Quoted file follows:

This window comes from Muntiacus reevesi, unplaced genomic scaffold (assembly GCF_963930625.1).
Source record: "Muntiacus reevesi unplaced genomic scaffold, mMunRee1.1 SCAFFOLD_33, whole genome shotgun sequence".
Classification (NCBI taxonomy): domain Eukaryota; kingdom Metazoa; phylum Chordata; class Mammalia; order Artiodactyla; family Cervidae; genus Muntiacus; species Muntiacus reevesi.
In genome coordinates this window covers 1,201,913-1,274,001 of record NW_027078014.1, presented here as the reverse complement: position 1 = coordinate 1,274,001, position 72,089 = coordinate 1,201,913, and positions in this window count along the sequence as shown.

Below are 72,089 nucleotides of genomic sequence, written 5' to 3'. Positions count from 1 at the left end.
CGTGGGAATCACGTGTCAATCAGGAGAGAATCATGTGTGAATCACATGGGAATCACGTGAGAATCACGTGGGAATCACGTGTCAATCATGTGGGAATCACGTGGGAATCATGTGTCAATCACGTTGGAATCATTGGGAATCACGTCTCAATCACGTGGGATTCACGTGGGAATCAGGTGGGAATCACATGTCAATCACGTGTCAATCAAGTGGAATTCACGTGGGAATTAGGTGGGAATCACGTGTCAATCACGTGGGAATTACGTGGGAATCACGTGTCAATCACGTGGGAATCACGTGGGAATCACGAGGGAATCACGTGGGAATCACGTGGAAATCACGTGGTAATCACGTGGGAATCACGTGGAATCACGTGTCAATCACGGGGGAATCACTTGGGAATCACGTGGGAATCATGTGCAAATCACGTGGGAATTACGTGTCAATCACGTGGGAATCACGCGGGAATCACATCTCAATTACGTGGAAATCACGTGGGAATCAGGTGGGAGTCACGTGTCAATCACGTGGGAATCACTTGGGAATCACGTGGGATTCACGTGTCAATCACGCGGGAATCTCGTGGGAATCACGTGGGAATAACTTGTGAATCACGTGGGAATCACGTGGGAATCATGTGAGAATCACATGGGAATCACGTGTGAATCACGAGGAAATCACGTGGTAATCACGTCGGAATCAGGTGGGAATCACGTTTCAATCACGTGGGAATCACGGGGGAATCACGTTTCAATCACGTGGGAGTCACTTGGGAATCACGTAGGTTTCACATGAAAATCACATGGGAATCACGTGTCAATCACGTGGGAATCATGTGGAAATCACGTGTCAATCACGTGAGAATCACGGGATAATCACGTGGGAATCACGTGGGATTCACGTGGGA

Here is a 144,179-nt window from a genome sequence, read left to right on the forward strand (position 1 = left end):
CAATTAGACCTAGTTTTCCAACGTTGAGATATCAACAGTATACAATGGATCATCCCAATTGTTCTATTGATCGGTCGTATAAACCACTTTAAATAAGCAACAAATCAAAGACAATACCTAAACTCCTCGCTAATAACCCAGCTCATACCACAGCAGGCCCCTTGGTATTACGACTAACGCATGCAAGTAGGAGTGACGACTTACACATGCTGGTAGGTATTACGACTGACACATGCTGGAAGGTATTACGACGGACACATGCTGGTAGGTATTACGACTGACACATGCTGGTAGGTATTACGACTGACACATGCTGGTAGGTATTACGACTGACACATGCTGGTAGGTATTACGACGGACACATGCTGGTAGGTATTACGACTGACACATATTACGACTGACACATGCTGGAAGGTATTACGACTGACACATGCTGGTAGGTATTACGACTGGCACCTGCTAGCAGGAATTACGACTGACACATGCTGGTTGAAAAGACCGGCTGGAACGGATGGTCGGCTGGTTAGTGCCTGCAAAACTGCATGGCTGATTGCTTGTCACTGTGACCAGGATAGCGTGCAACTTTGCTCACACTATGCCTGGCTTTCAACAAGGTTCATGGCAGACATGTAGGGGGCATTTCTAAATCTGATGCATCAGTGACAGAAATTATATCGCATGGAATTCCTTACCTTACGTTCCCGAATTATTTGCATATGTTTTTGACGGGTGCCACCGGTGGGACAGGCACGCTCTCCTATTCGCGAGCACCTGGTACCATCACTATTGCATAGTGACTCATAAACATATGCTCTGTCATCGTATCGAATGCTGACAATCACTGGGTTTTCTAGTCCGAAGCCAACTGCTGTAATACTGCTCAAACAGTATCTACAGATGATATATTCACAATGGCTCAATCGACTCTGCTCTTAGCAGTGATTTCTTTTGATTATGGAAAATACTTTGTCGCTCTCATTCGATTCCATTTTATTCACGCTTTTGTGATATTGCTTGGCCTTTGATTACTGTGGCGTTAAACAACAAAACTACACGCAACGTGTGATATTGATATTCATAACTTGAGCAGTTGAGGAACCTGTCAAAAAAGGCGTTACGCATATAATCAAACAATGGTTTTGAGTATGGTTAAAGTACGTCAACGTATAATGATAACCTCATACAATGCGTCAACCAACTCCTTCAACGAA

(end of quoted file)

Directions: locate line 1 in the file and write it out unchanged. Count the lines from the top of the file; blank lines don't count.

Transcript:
This window comes from Muntiacus reevesi, unplaced genomic scaffold (assembly GCF_963930625.1).